In sales, there are no second chances. If you screw up a call, you don’t get a second at-bat: the damage has already been done, and whether you can turn things around is as much up to your clients as it is up to you.
So you have to be fully prepared for the call. Yes, you’re probably juggling dozens of clients and there’s a lot of information to keep between them, but do you think your clients care about that? (Hint: they don’t.)
Clients care about the following things: if you can help them, if you care about their problems as much as they do, and if the recommendations you make are feasible and implementable. They don’t care that it’s their fifth call of the day.
The following list represents the full spectrum of information you should know before calling or contacting a potential customer. Skip any of these points and you might just get by (the list is divided into what to know and what to know).
14 things to know before you pick up the phone
What you should know:
1) The name of your client
I wish I didn’t have to say this. But if you have a high volume of clients, sometimes your calendar invites will get mixed up and you accidentally mistake Jessica at 3:30 for Jennifer at 4:00. You may not think it’s a big deal, but your customers will: Here’s one shopper’s take on what he thought when a sales rep called him the wrong name.
2) Your job title
This one is also a no-brainer. You should never ask a customer what they do when a simple LinkedIn search would give you the answer. Instead, ask them about their company’s organizational structure or what teams they work with to get a sense of how your prospect fits into the bigger picture.
3) Your company
Go beyond the company name. What does the business do? Who is on the executive team? What information can you find about revenue, number of customers, and number of employees? You won’t know everything, but a good rule of thumb is to avoid asking customers anything you could have easily figured out on your own.
4) Your social media profiles
Your prospect’s online presence provides essential context for any conversation. Be sure to check, at a minimum, their LinkedIn and Twitter to get a better idea of who they are as a person. Check out the LinkedIn groups they post to and the Twitter interactions they have to see if they brought up any business issues, asked questions relevant to your product, or simply mentioned information that might be helpful to you.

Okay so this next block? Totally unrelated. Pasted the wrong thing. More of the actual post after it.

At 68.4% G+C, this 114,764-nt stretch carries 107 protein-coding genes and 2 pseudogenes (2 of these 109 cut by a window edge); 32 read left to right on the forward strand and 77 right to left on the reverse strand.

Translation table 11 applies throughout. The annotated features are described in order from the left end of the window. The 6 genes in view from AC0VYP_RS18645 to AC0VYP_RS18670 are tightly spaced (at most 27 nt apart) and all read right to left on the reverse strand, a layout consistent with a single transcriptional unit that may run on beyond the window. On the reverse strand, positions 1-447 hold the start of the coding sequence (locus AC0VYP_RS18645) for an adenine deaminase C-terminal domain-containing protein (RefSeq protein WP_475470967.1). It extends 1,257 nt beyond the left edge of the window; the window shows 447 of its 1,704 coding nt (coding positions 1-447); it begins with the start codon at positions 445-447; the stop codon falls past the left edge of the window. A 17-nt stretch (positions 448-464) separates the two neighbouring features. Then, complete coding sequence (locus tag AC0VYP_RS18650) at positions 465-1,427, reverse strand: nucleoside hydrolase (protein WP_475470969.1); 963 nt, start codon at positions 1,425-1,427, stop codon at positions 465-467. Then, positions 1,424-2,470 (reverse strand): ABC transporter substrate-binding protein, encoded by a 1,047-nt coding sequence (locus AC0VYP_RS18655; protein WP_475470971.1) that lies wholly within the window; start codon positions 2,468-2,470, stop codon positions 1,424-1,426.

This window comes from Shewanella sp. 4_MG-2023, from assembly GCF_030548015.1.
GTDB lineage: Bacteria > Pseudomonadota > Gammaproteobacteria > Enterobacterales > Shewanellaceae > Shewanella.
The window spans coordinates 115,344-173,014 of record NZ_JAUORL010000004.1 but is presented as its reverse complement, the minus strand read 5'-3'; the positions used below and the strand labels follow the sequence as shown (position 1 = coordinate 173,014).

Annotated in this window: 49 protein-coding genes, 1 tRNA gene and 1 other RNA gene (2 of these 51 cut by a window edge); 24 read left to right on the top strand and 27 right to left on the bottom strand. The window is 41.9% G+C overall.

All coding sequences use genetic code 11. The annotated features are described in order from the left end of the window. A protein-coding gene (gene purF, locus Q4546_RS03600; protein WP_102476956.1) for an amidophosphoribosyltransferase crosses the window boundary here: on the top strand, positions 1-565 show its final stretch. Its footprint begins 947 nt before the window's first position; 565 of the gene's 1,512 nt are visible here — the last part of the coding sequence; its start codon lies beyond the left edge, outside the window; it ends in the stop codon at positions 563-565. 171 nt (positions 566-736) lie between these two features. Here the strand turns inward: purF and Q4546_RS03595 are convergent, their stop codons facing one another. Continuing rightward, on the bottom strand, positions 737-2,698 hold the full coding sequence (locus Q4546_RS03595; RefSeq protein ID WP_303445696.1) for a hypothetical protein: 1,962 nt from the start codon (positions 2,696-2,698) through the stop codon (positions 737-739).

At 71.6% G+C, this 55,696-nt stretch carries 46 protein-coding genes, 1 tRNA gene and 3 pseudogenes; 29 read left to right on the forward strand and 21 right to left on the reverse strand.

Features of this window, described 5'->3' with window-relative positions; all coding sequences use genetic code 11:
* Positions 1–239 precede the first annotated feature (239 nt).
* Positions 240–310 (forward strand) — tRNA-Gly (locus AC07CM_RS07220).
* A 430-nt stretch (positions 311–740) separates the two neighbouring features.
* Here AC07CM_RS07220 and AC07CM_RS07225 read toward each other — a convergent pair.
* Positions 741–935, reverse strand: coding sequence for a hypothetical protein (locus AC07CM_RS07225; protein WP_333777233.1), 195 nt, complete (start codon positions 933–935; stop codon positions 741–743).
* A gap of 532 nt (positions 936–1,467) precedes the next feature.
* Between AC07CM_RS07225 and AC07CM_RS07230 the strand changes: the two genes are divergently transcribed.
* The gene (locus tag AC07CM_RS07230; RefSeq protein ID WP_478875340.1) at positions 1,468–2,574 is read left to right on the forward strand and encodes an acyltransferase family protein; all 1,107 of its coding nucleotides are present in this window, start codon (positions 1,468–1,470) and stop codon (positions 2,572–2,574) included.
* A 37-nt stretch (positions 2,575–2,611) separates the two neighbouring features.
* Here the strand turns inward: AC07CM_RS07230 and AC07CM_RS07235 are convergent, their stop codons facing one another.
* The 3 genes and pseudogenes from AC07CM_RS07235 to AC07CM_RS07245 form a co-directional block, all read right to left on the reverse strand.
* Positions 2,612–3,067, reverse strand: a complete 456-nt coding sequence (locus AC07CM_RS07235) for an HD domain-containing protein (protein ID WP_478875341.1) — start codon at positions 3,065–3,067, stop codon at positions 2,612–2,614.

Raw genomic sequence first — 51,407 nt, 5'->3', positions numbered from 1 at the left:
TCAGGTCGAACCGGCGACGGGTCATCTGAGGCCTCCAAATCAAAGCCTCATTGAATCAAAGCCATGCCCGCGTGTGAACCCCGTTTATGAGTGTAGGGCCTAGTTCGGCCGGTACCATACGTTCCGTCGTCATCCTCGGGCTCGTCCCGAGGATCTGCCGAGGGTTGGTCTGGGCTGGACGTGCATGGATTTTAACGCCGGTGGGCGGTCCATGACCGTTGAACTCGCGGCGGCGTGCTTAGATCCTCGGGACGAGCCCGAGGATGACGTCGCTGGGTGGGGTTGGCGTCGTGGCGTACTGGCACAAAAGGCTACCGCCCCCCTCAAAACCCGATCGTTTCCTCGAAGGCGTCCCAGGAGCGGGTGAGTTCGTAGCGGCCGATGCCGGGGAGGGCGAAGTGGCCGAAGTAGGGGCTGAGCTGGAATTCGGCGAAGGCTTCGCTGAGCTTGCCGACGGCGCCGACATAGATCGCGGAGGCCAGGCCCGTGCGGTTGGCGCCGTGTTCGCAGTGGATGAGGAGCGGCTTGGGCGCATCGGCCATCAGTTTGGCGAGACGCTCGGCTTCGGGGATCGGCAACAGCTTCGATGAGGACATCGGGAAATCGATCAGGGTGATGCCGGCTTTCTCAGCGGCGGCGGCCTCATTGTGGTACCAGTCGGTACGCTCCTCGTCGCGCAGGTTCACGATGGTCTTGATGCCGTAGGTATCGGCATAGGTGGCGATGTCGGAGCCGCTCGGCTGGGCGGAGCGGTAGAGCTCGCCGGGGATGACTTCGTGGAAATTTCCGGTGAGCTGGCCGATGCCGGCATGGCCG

5) Your career path
It’s helpful to understand your prospect’s employment history to get an idea of whether they’ve made similar purchases of your product in the past, what experience they have in your industry, and whether they’re new to the industry. All of these factors will influence how much a potential customer can affect a purchase decision, how much education they will need to do, and how quickly a decision can be made.
6) Recent Company Announcements
Has your potential client’s company recently announced Series C financing? A fifth consecutive quarter of losses? A new line of products? You need to know if you are going to appear informed and up-to-date.
7) Common connections
Check your prospect’s network for connections you have in common, whether they are former colleagues, current clients, or just mutual friends, a common connection can act as a referral, provide recognition at a hard-to-reach point of contact, or simply serve . as a relationship-building talking point.
8) Your previous interactions with your company
Always look in your company’s CRM or marketing automation system for a record of your company’s previous engagement with your prospect. What content have they watched or converted? Had they ever talked to a sales representative? Even if this is your first time talking to a potential customer, they may have a longstanding relationship with your brand, and it’s important to know if this is the case so you can include that context in your conversation.
What is good to know:
1) Recent announcements from competitors
Your client’s competitors will always be the most important thing to them. So while mentioning all the innovations your competition has announced in the last three weeks isn’t exactly the tone you want to set on a first call, you need to understand the prospect’s competitive landscape so you can speak intelligently about how your product can give them an opportunity. advantage.
2) Conferences and forums you have attended
Just like your prospect’s employment history, understanding how involved they are in your industry is important context that will shape your interactions with them. If you happen to have been to the same events, that’s also a great point to build rapport.
3) Your hobbies
If you and your client have a unique hobby or interest in common, feel free to mention it. While it obviously shouldn’t take up a significant part of your conversation, a shared interest is a good way to remind your prospect that they’re talking to a human being.
Bonus: What You Need to Know for Follow-Up Calls
1) What did you talk about on your last call?
Hopefully, once you’ve interacted with a lead, you’ll be taking notes of every interaction you have in your CRM. (If you haven’t been doing this, start now.) Before you talk to any potential client, always refer back to your past interactions so you know what you’ve already covered and update any important details you may have forgotten.
2) How this call will drive the sales process
Every call needs a purpose: your time (and your prospect’s time) is too valuable to waste on meaningless conversation. You should have a clear goal for each call and a predefined next step based on the information you collect during the call.
3) Your agenda for the call
Agenda setting is a vital skill. Your prospects know less than you do, so push the call forward without appearing bossy or controlling. That’s where agenda setting comes in: it allows you to define a logical flow for the call with your prospect’s buy-in.